Brunswick’s Parkin Sails to Aon Youth Sailing World Title

Brunswick School's Jack Parkin, at right, poses for a photo with Wiley Rogers at the trophy ceremony (photo courtesy of World Sailing)

Brunswick School’s Jack Parkin, at right, poses for a photo with Wiley Rogers at the trophy ceremony (photo courtesy of World Sailing)

Brunswick’s Jack Parkin, part of Team USA’s U-19 sailing contingent, won the 2016 Aon Youth Sailing World Championship in Auckland, New Zealand back in late December.

Parkin, sailing with national teammate Wiley Rogers in the Boys 420-Class, won the challenging five-day event by navigating past 24 other teams from across the globe.

The Americans won five of nine races during the championship, including both races on day four to secure the title.

Adding to five first-place finishes, the duo finished fourth, sixth and seventh during the first four days of competition. At no point did the American team trail at the end of any day of the championship.

Points are rewarded in descending order in terms of finishing position. During the nine races, the worst finishing score is discarded from each of the teams total score. The racers with the lowest cumulative score at the end of the five-day event are the champions.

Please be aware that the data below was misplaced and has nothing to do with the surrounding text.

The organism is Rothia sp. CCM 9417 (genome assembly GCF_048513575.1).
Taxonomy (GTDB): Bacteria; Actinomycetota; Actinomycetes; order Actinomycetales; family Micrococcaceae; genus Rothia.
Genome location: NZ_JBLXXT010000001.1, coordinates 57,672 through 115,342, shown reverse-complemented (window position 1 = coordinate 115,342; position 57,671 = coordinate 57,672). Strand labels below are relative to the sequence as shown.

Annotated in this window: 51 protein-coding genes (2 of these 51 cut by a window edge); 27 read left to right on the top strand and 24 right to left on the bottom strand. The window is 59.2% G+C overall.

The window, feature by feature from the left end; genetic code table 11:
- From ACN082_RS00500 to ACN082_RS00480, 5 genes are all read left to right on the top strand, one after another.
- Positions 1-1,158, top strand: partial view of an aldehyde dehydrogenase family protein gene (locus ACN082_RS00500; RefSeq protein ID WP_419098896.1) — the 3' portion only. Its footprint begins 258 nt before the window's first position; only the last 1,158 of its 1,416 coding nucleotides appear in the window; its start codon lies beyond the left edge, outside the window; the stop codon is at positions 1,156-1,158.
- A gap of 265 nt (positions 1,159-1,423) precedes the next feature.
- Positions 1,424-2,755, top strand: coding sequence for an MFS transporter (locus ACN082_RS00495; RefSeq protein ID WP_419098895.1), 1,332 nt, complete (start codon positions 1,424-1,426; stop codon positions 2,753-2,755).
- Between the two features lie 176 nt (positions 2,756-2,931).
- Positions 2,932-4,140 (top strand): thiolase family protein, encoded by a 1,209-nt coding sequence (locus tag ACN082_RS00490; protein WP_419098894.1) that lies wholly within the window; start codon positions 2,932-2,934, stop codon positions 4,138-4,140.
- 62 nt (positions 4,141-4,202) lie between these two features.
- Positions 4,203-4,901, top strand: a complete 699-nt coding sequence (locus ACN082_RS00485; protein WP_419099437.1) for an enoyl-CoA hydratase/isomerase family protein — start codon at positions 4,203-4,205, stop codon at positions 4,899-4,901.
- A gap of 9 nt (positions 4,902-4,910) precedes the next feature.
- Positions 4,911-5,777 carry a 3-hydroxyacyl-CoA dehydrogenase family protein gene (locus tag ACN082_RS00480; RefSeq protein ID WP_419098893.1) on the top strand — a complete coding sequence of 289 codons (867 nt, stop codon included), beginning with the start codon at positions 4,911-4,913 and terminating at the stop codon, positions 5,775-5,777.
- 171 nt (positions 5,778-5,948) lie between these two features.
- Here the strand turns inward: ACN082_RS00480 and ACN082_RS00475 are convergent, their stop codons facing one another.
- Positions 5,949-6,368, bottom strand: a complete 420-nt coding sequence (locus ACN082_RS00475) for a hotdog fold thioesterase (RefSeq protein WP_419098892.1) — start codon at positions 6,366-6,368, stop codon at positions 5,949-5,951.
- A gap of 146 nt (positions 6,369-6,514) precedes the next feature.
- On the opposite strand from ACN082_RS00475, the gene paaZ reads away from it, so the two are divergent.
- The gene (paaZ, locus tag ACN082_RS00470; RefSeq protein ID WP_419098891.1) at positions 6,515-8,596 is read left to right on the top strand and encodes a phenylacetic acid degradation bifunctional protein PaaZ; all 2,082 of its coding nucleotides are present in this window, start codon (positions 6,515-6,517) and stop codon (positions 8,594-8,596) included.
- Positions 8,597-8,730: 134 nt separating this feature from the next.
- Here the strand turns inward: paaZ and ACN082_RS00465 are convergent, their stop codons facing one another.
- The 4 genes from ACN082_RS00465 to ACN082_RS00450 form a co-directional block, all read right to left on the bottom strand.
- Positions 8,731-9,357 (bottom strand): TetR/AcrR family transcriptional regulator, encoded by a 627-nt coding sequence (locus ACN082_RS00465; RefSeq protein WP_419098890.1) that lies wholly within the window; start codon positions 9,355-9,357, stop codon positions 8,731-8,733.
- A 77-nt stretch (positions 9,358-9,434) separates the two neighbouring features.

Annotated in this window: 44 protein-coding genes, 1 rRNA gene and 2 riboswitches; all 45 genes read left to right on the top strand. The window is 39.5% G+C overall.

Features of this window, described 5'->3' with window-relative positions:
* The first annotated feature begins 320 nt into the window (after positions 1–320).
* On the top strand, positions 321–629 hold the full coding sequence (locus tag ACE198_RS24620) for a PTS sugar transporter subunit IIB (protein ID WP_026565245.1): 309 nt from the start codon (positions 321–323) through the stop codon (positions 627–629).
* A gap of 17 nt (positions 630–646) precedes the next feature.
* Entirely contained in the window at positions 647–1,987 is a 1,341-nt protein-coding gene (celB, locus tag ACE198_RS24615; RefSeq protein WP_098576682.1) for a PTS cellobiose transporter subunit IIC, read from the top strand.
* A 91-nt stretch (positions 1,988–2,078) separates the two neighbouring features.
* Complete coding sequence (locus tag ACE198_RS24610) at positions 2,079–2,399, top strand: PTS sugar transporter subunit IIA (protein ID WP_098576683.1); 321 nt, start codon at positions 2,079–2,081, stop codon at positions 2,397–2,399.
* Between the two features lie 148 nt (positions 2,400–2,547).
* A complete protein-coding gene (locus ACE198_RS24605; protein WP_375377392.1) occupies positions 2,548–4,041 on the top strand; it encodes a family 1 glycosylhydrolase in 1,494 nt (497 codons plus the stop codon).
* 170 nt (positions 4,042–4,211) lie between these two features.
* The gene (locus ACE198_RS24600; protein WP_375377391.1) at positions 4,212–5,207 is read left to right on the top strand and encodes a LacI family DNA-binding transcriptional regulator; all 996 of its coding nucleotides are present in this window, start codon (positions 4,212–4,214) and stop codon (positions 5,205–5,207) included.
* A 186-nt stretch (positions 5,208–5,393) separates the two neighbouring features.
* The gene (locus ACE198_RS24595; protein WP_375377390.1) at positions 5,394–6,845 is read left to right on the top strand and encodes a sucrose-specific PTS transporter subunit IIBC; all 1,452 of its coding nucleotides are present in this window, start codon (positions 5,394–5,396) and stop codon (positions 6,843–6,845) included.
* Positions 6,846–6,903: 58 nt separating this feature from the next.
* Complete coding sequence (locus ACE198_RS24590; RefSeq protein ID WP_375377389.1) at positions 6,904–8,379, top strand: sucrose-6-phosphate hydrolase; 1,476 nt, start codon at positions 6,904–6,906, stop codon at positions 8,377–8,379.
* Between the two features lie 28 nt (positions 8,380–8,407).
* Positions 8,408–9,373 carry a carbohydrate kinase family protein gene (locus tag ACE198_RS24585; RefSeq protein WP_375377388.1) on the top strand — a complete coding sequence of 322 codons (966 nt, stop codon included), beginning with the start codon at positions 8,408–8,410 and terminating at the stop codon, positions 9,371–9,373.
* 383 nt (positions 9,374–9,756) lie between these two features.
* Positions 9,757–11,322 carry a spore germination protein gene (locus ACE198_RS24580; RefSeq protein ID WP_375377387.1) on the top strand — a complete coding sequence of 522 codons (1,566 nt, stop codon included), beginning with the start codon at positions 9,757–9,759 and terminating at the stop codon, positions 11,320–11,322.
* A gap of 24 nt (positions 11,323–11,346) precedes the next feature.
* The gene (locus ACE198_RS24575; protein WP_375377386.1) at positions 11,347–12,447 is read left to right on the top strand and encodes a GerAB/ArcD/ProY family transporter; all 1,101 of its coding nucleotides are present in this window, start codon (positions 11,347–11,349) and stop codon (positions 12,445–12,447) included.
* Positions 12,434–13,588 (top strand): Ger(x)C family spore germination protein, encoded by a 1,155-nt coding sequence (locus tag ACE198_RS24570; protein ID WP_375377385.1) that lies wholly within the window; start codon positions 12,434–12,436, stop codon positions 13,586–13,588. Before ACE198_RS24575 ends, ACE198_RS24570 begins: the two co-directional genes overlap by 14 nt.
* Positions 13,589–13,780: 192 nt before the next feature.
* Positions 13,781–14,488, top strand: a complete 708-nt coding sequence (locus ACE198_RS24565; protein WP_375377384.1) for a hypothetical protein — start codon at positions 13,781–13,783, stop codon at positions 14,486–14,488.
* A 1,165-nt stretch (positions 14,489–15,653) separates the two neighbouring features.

After the fourth day and a total of eight races, the American team, with five wins along with a fourth, sixth and seventh-place finish collected a combined 22 points before even eliminating the lowest finishing score. The second-place Israeli team, after eliminating their lowest finish, also had 22 points after eight races.

Interestingly, the American team could, and did, disregard their finish in the final race, keeping their total points at 22 to secure the 2016 championship. The Israeli team won the ninth and final race, but lost the overall championship to Rogers and Parkin by one point, 22 to 23. Team Argentina took bronze with 42 points.

Parkin, who usually skippers double-handed boats when racing for Brunswick in the spring, worked as the crew at the World Championship, allowing his teammate from Texas to handle the helm.

The 420-Class dinghy is a two-person, or double-handed, sailing vessel. In double-handed sailing, excellent teamwork and communication are vital to success on the open water.

In 2014, Parkin, with a different crewmate, skippered the U.S. entry in the World Championship to a 13th place finish.

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